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Duluth Seaway Port Authority executive director's pay increased

Vanta E. Coda II

The Duluth Seaway Port Authority's executive director is getting a 10 percent raise — about a third of what he asked for.

Commissioners on Wednesday approved a new contract for Vanta E. Coda II, which raises his pay from about $168,000 to about $185,000. Coda had asked for a bump to $217,000, which is the new maximum salary for that position allowed by the state.

The contract vote came after a closed session that, at 90 minutes, was longer than most regular port authority meetings.

Coda's contract takes effect "as soon as he signs it," Commissioner Ray Klosowski said, and lasts until Sept. 30, 2019. The executive director joined the port Oct. 1, 2013; this is his second contract.

The port authority had to ask the state to raise the executive director's salary cap to $217,000, since state law sets the ceiling of public agency positions at about $168,000 as of Jan. 1.

Many such requests are denied, Klosowski said, so a case was made to the Minnesota Management and Budget commissioner that included an analysis of high and low salaries for port directors on the Great Lakes.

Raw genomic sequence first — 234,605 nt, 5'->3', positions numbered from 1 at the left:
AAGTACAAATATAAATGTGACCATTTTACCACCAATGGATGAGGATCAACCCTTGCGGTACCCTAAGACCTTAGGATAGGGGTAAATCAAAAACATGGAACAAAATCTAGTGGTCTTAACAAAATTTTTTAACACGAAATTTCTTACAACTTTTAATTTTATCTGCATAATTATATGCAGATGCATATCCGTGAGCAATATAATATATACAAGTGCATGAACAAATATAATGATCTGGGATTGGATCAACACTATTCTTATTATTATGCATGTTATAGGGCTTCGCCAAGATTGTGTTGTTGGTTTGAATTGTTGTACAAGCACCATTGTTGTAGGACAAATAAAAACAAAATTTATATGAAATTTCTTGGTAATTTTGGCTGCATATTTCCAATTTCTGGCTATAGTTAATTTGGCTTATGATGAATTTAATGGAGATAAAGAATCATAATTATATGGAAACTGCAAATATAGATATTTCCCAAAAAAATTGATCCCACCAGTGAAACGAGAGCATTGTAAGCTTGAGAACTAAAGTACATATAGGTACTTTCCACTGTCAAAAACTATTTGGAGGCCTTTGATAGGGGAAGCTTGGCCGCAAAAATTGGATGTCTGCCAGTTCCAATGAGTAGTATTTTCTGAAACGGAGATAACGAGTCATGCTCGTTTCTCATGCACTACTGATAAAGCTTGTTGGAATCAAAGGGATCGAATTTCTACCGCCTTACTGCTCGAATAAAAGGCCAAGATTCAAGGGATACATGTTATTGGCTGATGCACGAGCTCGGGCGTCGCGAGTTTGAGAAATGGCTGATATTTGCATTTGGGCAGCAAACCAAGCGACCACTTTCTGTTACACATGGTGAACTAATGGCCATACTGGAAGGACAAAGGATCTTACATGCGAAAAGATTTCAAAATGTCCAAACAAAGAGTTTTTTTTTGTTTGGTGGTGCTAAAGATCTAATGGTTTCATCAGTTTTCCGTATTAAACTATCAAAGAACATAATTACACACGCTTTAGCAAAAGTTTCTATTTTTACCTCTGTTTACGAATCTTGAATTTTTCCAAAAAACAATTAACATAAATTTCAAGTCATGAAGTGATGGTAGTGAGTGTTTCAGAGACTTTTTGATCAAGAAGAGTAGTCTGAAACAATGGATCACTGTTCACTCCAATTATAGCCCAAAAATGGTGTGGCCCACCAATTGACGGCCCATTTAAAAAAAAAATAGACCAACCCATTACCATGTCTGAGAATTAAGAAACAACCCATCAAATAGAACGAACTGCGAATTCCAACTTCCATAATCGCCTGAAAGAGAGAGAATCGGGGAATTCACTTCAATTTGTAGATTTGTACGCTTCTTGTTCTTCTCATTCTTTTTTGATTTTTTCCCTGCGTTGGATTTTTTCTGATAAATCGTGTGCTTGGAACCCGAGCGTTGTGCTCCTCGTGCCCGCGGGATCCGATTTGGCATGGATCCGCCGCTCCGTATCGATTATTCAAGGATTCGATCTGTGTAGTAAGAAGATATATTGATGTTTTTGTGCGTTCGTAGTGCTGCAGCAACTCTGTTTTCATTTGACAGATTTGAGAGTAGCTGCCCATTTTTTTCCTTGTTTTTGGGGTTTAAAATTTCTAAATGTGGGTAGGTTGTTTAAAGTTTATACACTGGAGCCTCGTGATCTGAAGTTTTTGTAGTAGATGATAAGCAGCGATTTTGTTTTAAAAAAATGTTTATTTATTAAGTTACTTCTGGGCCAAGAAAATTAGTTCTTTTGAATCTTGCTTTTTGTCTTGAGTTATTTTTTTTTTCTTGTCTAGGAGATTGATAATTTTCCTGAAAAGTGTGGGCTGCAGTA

Commissioners closed Wednesday's meeting to discuss the pay raise; closed sessions are allowed under state law for personnel matters.

A closed session was not planned as part of the published meeting agenda, however, though the port authority's attorney pointed to state statute that allows commissioners to close meetings for labor negotiations.

A different part of the law says public-notice requirements for closed meetings are the same as open meetings, however.

The port authority is a public agency and helps promote and coordinate trade through the Port of Duluth-Superior. Revenues come from sources such as leases, dockage fees, grants and a property tax levy in Duluth.

Commissioners on Wednesday voted to continue the port's levy, which at 0.01813 percent of taxable value costs the owner of a $150,000 home about $27 per year. The port expects about $1 million in revenue from the tax this year.

Brooks Johnson

Brooks covers business and the economy for the Duluth News Tribune.

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